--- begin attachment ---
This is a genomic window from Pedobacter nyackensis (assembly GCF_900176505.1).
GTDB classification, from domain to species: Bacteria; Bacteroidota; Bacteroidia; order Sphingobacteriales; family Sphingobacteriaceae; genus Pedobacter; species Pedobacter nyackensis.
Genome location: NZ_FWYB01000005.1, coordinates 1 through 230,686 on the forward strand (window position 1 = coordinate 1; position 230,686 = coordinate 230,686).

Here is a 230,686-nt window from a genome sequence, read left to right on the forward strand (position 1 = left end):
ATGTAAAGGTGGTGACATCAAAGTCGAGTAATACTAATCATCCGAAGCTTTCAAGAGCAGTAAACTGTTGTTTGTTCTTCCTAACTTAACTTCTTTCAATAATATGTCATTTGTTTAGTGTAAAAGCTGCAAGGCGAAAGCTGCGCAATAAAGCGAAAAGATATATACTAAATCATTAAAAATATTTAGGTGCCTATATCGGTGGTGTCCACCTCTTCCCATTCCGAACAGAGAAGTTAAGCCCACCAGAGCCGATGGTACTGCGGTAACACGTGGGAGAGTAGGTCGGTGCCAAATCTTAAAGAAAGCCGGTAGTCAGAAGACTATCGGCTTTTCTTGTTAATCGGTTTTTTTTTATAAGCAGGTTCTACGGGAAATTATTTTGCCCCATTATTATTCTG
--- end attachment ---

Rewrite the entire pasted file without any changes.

This is a genomic window from Pedobacter nyackensis (assembly GCF_900176505.1).
GTDB classification, from domain to species: Bacteria; Bacteroidota; Bacteroidia; order Sphingobacteriales; family Sphingobacteriaceae; genus Pedobacter; species Pedobacter nyackensis.
Genome location: NZ_FWYB01000005.1, coordinates 1 through 230,686 on the forward strand (window position 1 = coordinate 1; position 230,686 = coordinate 230,686).

Here is a 230,686-nt window from a genome sequence, read left to right on the forward strand (position 1 = left end):
ATGTAAAGGTGGTGACATCAAAGTCGAGTAATACTAATCATCCGAAGCTTTCAAGAGCAGTAAACTGTTGTTTGTTCTTCCTAACTTAACTTCTTTCAATAATATGTCATTTGTTTAGTGTAAAAGCTGCAAGGCGAAAGCTGCGCAATAAAGCGAAAAGATATATACTAAATCATTAAAAATATTTAGGTGCCTATATCGGTGGTGTCCACCTCTTCCCATTCCGAACAGAGAAGTTAAGCCCACCAGAGCCGATGGTACTGCGGTAACACGTGGGAGAGTAGGTCGGTGCCAAATCTTAAAGAAAGCCGGTAGTCAGAAGACTATCGGCTTTTCTTGTTAATCGGTTTTTTTTTATAAGCAGGTTCTACGGGAAATTATTTTGCCCCATTATTATTCTG